chart upClick image to enlargeWhile uncertainty about the North American economy continues to linger, RBC's Canadian Manufacturing Purchasing Managers' index (PMI) indicates that growth will continue in Canada at a steady, albeit slower, pace.

The RBC Canadian Manufacturing Purchasing Managers' index (PMI), a measure of manufacturing business conditions, was at a seasonally adjusted 55.3 last month. A reading above 50 shows growth in the sector, according to a Reuters report.

New export orders rose to 54.5, the highest reading for the forward-looking metric since September 2013, from 51.3 in October.

"New export orders recorded a strong jump in the month, pointing to continued support from a stronger U.S. economy and a more competitive Canadian dollar," Craig Wright, RBC's chief economist, said in a statement.

The Bank of Canada is eager to see an uptick in exports, which it said in late October could be bolstered by U.S. economic recovery.

US manufacturing active slows slightly, but stiil hits a four-year high

South of the borther, The Institute for Supply Management (ISM) manufacturing index declined slightly to 58.7 in November 2014 from 59.0 in October. While there was a decline market expectations had been for a greater decrease.

"Modest deterioration in the headline ISM index reflected decreases in three of the five main subcomponents of the measure," notes Laura Cooper, an economist with RBC Economics, commenting about the ISM figures in a December 1 press release. "The gauge of current production eased by 0.4 points to 64.4, although it remained elevated after recording a more than 10-year high of 64.8 in the previous month. The "employment" component also fell in November, down by 0.6 points to 54.9, while the "inventory change" component decreased by 1.0 points to 51.5. On a positive note, the new orders component edged upward by 0.2 points to a three-month high of 66.0. The "supplier deliveries" index rose to 56.8 from 56.2 in October to indicate that shipments from suppliers were slower than the previous month (delivery times tend to lengthen as suppliers face greater capacity constraints)."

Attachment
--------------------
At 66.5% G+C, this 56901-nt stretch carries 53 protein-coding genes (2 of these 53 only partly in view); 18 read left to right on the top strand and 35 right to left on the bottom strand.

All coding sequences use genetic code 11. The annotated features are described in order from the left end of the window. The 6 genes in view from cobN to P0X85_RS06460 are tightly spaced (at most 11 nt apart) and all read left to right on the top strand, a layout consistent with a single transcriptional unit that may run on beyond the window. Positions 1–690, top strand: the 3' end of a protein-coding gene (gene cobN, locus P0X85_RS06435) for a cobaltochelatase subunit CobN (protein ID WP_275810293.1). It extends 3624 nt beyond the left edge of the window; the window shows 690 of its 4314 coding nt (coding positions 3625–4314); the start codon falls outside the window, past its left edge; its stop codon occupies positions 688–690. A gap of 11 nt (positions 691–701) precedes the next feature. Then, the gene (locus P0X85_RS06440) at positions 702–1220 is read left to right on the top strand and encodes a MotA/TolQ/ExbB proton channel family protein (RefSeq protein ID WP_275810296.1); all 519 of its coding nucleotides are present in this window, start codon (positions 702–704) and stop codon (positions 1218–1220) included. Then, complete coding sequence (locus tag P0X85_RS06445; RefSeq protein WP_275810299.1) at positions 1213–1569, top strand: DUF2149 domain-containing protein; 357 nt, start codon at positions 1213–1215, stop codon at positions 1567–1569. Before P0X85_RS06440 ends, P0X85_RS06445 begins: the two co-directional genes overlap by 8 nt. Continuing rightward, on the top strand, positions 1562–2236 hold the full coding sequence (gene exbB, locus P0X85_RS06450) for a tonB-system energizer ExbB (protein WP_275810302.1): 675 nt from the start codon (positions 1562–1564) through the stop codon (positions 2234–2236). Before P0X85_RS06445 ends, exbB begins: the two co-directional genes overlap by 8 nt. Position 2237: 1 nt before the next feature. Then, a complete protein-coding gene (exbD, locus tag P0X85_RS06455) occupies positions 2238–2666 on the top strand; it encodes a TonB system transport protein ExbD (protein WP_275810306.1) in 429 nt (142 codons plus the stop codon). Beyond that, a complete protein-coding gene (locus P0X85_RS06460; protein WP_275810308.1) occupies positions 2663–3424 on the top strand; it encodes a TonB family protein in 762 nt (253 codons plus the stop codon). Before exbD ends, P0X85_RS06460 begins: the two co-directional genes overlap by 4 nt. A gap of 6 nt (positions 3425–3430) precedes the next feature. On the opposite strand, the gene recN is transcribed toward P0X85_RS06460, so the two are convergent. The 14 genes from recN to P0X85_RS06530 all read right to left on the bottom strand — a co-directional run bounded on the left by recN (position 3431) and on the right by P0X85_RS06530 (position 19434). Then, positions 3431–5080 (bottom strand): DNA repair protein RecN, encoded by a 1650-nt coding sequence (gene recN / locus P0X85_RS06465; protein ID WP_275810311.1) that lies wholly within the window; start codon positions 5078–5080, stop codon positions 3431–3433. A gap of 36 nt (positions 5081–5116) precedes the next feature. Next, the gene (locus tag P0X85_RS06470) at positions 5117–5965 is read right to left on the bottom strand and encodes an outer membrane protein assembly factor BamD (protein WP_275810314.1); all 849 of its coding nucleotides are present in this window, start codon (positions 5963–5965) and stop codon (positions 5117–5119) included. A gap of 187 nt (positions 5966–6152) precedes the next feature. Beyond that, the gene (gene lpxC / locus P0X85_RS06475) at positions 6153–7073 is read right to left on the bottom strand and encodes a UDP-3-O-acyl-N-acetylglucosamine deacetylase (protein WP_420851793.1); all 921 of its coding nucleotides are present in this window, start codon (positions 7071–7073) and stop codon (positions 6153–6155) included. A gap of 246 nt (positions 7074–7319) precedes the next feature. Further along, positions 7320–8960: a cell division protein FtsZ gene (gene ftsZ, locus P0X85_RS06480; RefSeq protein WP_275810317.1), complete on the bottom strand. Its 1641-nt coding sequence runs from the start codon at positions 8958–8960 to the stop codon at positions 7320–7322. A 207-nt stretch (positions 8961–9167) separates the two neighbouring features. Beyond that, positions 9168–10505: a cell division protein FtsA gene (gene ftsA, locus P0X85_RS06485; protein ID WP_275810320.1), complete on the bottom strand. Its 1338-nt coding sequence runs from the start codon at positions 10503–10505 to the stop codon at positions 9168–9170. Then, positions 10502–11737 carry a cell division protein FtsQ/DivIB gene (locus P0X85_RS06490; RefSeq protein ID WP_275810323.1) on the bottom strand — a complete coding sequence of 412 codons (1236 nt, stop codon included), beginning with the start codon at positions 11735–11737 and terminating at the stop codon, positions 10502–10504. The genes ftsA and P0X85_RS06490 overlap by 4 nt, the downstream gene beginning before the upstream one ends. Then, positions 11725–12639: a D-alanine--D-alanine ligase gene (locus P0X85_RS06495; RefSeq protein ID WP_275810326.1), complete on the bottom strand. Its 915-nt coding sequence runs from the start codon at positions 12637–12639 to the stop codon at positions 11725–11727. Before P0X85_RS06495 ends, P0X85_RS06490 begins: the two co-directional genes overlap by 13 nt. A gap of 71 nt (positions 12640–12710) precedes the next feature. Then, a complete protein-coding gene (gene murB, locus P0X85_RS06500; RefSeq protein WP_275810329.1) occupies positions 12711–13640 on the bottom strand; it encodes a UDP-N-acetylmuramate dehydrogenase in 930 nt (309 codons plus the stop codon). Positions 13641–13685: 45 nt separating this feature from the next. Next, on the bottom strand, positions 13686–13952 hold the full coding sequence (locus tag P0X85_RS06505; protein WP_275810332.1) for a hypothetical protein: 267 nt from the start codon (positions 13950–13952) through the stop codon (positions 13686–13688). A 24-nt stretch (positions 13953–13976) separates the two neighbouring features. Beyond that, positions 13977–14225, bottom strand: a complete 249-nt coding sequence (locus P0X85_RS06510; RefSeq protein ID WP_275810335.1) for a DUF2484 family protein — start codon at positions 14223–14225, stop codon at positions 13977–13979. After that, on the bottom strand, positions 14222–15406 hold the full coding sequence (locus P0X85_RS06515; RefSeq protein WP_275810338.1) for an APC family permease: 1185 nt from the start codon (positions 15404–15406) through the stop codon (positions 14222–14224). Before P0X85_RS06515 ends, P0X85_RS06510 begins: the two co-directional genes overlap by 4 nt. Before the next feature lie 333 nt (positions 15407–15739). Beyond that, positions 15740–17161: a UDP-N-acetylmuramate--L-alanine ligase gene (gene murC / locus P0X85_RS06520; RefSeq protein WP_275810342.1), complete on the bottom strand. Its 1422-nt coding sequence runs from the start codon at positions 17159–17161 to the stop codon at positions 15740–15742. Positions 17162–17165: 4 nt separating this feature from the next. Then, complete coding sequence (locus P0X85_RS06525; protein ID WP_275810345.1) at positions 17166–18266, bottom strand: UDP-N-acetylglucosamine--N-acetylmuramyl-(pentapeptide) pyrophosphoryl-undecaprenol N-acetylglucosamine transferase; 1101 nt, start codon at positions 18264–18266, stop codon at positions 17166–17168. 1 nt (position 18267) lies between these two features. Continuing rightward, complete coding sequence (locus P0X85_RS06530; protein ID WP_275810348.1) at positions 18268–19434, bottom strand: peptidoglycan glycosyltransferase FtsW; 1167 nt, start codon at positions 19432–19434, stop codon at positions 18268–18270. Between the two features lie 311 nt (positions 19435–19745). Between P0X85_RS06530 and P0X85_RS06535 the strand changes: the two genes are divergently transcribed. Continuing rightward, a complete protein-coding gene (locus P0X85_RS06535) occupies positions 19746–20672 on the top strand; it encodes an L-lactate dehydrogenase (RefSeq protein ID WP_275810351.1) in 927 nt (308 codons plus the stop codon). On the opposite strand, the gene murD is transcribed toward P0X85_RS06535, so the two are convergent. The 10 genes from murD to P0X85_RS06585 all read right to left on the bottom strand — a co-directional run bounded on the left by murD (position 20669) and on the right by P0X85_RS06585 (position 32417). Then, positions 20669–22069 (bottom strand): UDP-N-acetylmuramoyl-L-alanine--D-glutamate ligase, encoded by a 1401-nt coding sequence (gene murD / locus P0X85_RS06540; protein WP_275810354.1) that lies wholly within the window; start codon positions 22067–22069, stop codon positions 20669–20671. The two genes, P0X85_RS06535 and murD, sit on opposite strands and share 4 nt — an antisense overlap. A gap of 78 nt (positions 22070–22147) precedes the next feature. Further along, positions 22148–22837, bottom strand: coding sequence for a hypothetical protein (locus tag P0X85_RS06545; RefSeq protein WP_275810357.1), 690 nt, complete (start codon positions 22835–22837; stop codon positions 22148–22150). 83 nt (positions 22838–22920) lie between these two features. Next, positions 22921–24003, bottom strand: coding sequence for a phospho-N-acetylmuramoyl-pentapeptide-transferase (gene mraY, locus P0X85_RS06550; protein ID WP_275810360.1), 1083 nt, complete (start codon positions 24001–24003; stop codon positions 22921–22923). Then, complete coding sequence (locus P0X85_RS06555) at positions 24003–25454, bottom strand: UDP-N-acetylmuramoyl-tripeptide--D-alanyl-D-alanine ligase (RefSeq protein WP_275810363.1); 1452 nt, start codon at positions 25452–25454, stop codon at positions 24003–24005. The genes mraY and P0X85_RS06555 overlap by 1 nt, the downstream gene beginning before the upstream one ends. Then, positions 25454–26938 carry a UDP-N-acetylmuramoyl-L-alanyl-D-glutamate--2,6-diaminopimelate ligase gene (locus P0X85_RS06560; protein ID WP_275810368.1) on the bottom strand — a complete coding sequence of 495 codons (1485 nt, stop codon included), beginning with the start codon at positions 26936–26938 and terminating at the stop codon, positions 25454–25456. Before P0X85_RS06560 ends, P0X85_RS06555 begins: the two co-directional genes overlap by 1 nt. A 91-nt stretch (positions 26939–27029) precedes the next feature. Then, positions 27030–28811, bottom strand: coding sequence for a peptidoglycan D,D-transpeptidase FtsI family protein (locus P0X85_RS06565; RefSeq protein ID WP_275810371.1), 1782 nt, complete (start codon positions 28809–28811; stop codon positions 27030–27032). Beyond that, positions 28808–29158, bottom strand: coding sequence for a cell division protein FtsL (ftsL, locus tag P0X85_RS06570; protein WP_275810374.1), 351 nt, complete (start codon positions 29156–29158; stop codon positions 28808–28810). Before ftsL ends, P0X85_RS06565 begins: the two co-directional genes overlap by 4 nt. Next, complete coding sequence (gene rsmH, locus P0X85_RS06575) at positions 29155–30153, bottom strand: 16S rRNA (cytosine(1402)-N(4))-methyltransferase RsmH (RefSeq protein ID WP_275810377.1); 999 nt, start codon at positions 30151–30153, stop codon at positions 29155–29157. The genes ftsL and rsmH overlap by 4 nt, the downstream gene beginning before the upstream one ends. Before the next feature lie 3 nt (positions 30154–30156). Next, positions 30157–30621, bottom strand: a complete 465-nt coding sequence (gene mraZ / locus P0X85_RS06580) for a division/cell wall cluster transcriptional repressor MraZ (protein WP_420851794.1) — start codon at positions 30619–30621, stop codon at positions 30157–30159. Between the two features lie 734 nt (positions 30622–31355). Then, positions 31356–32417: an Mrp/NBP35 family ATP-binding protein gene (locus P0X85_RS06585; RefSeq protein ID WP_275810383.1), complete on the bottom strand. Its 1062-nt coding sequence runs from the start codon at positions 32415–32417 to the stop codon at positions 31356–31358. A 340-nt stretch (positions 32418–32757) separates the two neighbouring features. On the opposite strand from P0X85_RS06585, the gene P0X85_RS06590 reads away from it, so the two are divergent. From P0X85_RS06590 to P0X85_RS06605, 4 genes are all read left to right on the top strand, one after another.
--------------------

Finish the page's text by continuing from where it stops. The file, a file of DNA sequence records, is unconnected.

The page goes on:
Despite the decline in November, the ISM manufacturing index was still at nearly a four-year high of 59.0, marking the 18th consecutive month of expansion in manufacturing activity.

"While the slower expected pace of hiring was disappointing, the spread between the "new orders" and "inventory change" components (considered to be a key indicator of future activity) rose to a three-month high of 14.5 in November to build on a 4.8 point jump to 13.3 in the previous month." notes RBC Economics' Cooper. "This positive development along with the overall upbeat comments from the survey respondents included in the report bode well for ongoing momentum in the factory sector to persist. This is consistent with our view that overall economic activity will continue to expand at a pace that is above its longer-run average rate in the final quarter of 2014."

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